During a season of prosperity, the child of God can stop being dependent on Him so easily.

But He wants us to look to Him, not on what He gives us, or on what the world provides. Even if your rain and dew do not stop, the brook will still cease to flow. The birds will also no longer supply your needs. This is not accidental—God has intended it to be this way. As your Heavenly Father, it is not His desire for you to be independent of Him and self-reliant. Follow Elijah’s example by looking to Him and depending on His faithfulness, and not by looking to others or the world around you for your sustenance.

“It is of the Lord’s mercies that we are not consumed, because His compassions fail not. They are new every morning: great is Thy faithfulness. The Lord is my portion, saith my soul; therefore will I hope in Him. The Lord is good unto them that wait for Him, to the soul that seeketh Him” Lamentations (3:22-25).

Advertisements

Where Were the Carpenters After They Built the Ark?

Drawing of workers constructing oNoah's ark by A. KircherImage Credit: Wellcome Collection

“God said unto Noah, The end of all flesh is come before Me…Make thee an ark…” (Genesis 6:13-14).

For almost 6,000 years, God has allowed man to follow his own path to progress by permitting him to bring his principles and methods of accomplishing his goals to full development. By the time of Noah, what was the final outcome of the first sixteen centuries of “progress”? All Earth’s inhabitants had broken entirely free from any moral restraint and become wholly corrupted. Lack of belief in God and disobedience to Him had ruined the moral nature God had given them so much that no hope remained.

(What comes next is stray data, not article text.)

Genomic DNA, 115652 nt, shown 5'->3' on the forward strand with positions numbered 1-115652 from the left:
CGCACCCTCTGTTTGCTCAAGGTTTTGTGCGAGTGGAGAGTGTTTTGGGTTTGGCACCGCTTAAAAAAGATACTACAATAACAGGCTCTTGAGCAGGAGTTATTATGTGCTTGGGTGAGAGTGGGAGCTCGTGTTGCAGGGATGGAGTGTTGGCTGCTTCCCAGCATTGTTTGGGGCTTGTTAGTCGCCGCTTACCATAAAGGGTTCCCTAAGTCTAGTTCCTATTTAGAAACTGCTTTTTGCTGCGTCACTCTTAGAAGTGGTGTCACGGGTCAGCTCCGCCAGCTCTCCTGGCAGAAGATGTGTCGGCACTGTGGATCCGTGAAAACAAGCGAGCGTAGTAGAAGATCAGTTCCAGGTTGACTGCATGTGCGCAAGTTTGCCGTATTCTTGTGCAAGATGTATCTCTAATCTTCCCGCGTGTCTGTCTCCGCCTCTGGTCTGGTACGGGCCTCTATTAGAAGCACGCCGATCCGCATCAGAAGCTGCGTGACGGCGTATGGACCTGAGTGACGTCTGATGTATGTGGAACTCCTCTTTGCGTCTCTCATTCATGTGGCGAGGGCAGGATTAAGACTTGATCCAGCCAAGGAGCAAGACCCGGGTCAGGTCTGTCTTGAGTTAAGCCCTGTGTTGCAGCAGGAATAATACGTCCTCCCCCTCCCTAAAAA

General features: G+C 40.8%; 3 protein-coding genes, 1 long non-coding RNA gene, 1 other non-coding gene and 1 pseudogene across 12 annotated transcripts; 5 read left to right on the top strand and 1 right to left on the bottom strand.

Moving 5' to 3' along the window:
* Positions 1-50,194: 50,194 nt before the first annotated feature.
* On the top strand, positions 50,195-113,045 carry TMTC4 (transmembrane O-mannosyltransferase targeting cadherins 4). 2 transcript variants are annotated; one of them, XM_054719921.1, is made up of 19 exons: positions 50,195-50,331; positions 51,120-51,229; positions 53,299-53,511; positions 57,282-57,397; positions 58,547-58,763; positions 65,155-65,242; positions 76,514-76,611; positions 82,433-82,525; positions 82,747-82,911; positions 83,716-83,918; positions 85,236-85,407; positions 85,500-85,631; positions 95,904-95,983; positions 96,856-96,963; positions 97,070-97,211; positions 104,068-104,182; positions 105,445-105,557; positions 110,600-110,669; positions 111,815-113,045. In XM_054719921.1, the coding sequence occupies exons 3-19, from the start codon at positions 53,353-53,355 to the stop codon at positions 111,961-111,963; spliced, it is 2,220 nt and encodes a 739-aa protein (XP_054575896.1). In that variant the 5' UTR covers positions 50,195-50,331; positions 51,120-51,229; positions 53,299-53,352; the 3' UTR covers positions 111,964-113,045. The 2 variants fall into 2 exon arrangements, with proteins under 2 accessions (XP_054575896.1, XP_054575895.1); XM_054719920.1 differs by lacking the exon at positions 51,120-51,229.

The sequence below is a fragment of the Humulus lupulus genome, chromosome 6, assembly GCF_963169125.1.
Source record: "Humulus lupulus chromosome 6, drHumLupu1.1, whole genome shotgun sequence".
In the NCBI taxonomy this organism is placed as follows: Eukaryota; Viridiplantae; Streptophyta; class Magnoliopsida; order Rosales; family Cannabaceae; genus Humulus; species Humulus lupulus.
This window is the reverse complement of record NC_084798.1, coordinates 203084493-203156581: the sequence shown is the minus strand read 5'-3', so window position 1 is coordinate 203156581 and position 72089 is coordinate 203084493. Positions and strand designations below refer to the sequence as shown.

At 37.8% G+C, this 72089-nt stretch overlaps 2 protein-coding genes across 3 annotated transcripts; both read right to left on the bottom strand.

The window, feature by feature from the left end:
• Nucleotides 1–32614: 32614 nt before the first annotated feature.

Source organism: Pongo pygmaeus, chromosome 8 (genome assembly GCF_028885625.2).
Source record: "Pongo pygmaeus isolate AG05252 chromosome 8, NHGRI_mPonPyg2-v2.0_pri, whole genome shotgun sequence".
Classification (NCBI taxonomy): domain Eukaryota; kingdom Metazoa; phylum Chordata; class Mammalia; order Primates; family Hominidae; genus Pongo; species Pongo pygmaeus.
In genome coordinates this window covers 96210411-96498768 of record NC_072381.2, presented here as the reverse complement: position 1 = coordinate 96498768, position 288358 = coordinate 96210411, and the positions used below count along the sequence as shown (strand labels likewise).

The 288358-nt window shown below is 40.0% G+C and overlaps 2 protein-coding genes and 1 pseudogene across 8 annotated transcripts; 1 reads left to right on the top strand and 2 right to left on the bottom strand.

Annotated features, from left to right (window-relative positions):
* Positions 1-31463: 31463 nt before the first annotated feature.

All flesh had reached the point where it couldn’t get any worse. So God had nothing left to work with. All He could do was to totally destroy them, saving only the few who were righteous and still obedient to Him. Only one man and his family qualified when the climax of evil had been reached. All the rest of mankind had become devastated. Now God alone could provide the remedy for the future of the human race.

Today man is exposed to a similar situation of danger. The Lord has declared that He’s soon going to call the whole world to judgment for its sins against Him—yet we do not prepare for it in any way.

In fact, many laugh and sneer at the very idea. Nevertheless, God’s wrath is going to fall. Why did God tell Noah “make thee an ark”? Because His sentence of death has been “passed upon all men” (Romans 5:12) already.

But along with the sentence of death, God made a promise of deliverance. Whenever God makes His darkest threats, He always reveals a way of escape. He sent the flood, but also provided an ark. Lot had to flee from Sodom before God destroyed it, but He provided the little city of Zoar for him to escape to. And God warns us today of the penalty for sinning against Him, at the same time providing the message of Christ—that He is full of mercy, unwilling for any to perish.

Noah had a firm belief in what God said He was going to do, in spite of the unbelief everywhere around him. He was in awe of God and had made up his mind to take advantage of any means God might provide to escape the coming wrath. Nevertheless, God did not make an ark and hand it to Noah. Man had to construct it himself from materials of this Earth.

A photograph of a life-sized replica of Noah's arkImage Credit: Greg Reese

At the same time that other men were chasing after wealth and freely indulging in pleasure and sin, Noah was using his wealth and substance to build the ark. It was a gigantic ship, the largest to that time, about a third of the size of the largest modern aircraft carrier. His holdings must have been sizable to be able to provide enough funds to construct such a monumental project.

Certainly his three sons would have helped build it, but even so, much more manpower would have been needed to complete such an undertaking.

There were men living then who had prospered in just about everything material. Some would have gladly received a contract to work in Noah’s shipyard, all the while having contempt for his reasons for building the ark. But, in spite of their attitude, every time they hit a nail or sawed a board, God provided another chance for them to repent of their man-centered evil ways and come to Him.